Indian billionaire Gautam Adani’s dream run up the global wealth rankings is faltering after a media report raising questions about some offshore investors triggered a rout in his conglomerate’s six listed stocks.
The 58-year-old tycoon has lost more money this week through Thursday than anyone else in the world, with his personal fortune tumbling by about $13.2 billion to $63.5 billion, according to the Bloomberg Billionaires Index. Just days ago, he was closing the gap with Mukesh Ambani as Asia’s richest man. Four out of six Adani group stocks fell further on Friday, marking the fifth straight session of this week’s selloff.
The U-turn in shares started Monday after the Economic Times reported that India’s national share depository froze the accounts of three Mauritius-based funds because of insufficient information on the owners. The bulk of the holdings of Albula Investment Fund, Cresta Fund and APMS Investment Fund — about $6 billion — are shares of Adani’s firms.
The Mauritius offshore funds hold more than 90% of their assets under management in Adani group companies, according to Bloomberg Intelligence.
“There should be greater clarity to ensure who the final owners of the shares are,” said Hemindra Hazari, an independent research analyst in Mumbai.
A spokesperson for the Adani Group declined to comment beyond the exchange filings sent this week. These overseas funds “have been investors in Adani Enterprises Ltd. for more than a decade,” Adani Group said in a June 14 statement. “We urge all our stakeholders not to be perturbed by market speculations.”
In identical exchange filings the same day, Adani group companies said that they had written confirmation from the Registrar and Transfer Agent that the offshore funds’ demat accounts in which Adani shares were held “are not frozen.”
Albula and APMS, in separate statements dated June 14 emailed via their management company IQ EQ Fund Services (Mauritius) Ltd. on Thursday, said the funds are fully operational. “Fact is that the relevant NSDL entry for APMS Investment Fund Ltd. shows a technical ‘account level freeze’ only that has absolutely NO relevance to its normal FPI trading activities,” APMS said. The funds didn’t answer questions about why they hold such concentrated positions in Adani stock, nor did they share names of their investors.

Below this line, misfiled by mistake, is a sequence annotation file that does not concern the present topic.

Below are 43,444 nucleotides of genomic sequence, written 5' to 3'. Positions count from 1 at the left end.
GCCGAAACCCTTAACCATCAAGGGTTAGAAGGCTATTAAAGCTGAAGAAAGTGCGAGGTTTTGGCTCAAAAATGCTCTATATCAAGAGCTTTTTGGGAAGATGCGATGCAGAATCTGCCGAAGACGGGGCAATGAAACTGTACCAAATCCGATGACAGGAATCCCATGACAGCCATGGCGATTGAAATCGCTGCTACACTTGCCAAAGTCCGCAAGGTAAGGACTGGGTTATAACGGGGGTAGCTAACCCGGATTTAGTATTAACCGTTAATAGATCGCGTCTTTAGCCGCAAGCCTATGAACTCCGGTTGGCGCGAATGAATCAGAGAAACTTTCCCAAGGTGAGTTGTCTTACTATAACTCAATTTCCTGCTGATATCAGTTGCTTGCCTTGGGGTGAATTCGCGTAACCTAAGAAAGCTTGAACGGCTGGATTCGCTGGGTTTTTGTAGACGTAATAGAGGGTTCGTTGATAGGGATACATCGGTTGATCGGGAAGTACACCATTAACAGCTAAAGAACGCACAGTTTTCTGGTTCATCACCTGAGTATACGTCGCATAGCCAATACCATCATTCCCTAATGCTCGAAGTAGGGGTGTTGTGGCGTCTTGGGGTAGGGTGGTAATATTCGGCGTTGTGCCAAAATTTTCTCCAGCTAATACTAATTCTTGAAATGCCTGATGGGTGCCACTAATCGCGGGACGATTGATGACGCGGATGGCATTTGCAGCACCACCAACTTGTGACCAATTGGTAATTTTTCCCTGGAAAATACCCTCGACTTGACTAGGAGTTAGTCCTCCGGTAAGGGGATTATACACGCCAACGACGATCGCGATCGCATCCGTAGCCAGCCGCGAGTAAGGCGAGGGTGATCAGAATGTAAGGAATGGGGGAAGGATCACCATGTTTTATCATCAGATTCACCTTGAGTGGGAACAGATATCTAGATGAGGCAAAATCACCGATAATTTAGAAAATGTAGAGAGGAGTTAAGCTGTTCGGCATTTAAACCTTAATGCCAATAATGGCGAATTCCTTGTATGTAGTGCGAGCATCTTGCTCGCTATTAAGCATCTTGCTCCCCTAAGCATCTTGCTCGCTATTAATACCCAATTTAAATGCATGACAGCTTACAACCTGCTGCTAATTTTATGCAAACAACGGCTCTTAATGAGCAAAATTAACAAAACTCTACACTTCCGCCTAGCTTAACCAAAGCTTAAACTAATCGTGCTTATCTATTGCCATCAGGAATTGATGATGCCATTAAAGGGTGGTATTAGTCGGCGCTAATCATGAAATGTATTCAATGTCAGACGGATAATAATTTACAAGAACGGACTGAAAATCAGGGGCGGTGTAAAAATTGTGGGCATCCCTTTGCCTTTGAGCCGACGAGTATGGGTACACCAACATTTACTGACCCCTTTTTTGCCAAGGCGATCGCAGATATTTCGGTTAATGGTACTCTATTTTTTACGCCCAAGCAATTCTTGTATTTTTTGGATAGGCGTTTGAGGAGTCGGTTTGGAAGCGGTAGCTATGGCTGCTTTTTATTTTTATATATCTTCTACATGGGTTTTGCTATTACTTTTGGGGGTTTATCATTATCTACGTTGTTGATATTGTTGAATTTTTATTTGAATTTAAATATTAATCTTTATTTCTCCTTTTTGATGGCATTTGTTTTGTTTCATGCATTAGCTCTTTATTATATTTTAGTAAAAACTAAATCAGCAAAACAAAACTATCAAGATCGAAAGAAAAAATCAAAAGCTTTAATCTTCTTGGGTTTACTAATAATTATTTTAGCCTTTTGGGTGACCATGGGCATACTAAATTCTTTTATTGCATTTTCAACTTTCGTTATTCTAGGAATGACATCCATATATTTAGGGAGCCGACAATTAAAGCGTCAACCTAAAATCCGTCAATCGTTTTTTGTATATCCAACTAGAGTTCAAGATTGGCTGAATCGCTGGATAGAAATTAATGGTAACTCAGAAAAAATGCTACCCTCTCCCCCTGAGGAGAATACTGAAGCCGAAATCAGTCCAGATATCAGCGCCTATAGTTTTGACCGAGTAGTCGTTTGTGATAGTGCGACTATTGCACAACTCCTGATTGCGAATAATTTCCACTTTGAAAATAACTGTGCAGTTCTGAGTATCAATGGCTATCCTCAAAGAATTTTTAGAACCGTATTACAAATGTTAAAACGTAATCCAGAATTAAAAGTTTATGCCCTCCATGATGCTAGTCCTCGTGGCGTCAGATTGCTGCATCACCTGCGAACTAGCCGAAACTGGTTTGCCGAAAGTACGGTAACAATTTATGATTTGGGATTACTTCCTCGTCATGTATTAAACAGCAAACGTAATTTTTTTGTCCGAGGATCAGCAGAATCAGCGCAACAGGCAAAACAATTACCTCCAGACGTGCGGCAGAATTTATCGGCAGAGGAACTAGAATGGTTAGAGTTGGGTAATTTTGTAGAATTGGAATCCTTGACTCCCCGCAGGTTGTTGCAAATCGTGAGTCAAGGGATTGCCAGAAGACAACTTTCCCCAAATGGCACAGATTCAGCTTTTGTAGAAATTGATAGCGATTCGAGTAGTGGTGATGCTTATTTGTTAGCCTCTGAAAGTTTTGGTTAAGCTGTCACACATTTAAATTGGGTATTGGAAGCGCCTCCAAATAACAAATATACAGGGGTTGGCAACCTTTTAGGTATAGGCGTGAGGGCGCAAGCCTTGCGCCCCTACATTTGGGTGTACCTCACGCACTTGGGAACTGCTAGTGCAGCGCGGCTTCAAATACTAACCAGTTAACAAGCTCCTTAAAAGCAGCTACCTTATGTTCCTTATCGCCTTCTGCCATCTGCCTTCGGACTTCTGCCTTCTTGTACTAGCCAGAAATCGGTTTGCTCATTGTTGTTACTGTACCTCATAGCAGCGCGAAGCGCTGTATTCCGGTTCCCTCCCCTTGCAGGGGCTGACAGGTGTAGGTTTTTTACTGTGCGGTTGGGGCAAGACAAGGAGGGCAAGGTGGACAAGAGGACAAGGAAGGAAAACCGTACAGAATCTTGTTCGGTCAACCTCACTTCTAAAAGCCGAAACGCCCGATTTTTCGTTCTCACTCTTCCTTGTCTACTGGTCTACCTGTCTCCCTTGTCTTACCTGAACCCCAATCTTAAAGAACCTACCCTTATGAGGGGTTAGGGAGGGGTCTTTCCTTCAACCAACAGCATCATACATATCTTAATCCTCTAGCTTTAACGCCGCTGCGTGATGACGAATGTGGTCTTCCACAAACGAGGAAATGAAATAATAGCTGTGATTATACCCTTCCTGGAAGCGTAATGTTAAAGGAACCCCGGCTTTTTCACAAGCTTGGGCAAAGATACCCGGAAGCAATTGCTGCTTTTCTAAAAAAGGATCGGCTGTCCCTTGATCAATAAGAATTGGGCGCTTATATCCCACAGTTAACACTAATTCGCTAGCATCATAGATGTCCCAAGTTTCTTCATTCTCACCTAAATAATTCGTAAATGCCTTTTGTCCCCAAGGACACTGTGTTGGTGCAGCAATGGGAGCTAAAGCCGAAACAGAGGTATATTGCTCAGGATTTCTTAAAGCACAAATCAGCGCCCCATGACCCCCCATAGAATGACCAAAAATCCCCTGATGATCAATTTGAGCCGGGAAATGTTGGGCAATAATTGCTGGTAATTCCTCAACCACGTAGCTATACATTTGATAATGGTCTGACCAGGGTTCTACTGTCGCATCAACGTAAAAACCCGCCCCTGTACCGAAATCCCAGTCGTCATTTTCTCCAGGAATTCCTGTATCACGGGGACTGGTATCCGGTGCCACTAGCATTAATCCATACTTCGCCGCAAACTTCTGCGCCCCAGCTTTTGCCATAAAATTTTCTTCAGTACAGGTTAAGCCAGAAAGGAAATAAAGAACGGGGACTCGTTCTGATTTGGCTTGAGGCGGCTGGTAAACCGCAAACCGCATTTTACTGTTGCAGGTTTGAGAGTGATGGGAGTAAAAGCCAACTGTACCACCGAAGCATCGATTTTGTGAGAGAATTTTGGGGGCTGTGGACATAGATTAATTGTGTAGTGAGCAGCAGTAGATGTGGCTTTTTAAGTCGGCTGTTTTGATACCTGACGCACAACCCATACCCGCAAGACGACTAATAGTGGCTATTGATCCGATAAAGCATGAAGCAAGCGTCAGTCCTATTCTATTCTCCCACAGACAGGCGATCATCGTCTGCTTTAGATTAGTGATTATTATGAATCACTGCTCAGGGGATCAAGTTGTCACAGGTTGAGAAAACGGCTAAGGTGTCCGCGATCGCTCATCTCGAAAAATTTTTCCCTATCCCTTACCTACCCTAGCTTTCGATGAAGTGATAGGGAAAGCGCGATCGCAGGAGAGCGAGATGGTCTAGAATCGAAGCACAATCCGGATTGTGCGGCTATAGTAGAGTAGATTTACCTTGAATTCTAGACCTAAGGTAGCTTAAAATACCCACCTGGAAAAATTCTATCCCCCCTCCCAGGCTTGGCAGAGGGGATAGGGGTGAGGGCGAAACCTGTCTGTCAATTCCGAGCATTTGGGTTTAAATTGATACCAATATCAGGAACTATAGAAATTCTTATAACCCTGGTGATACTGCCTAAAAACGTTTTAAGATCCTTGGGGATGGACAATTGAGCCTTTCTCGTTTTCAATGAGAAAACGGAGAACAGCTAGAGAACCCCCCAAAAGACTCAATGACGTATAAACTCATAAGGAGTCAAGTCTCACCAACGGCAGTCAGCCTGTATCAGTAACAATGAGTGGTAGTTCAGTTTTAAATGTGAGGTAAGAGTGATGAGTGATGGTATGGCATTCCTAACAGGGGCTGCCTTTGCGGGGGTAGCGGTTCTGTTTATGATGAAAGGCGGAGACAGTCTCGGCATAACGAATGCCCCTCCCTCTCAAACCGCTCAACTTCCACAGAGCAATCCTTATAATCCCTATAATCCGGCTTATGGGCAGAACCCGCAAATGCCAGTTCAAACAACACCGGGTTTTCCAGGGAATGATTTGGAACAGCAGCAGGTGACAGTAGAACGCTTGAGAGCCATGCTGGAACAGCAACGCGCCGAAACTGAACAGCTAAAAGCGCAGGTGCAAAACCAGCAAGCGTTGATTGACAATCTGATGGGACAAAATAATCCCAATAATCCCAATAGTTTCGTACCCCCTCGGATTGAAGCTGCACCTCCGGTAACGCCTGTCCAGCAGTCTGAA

Shares of Adani Green Energy Ltd., the mogul’s most valuable asset, slipped almost 13% this week in Mumbai. Adani Ports & Special Economic Zone Ltd. tumbled 17%, Adani Power Ltd., Adani Total Gas Ltd. and Adani Transmission Ltd. plunged at least 22% this week, while flagship Adani Enterprises fell about 7%. Adani Ports and Adani Enterprises closed higher on Friday, paring some of the week’s losses.
Excitement around the Adani empire spanning ports, mines and power plants had been building up over the past couple of years as the coal magnate looks beyond the dirtiest fossil fuel for expansion, seeking to dovetail his business interests with infrastructure priorities set by Prime Minister Narendra Modi.
Investors had sent some of the group’s stocks soaring more than 500% since the start of 2020, betting the first-generation entrepreneur’s big push into sectors such as renewable energy, airports, data centers and defense contracting will pay off. Earlier this month, Adani’s wealth was close to $80 billion.
Adding to the tailwind was MSCI Inc.’s decision to include more Adani stocks to its India benchmark index despite scant analyst coverage. Three of Adani’s listed companies were included in May, taking the group’s total to five. The inclusion also led to more mandated buying by investors that track the indexes.
The quick surge combined with equity largely held by overseas funds with very little public float is a risk for Adani shares, BI analysts wrote last week. This week’s events have also brought the opacity around the group and its key non-founder shareholders into focus.
“I expect the speculative cycle in Adani Group company shares has probably reached its term,” Travis Lundy, an analyst at Smartkarma wrote in a note.
(By Alex Sazonov, with assistance from Jack Witzig, Abhishek Vishnoi, Nupur Acharya, P R Sanjai and Kamlesh Bhuckory)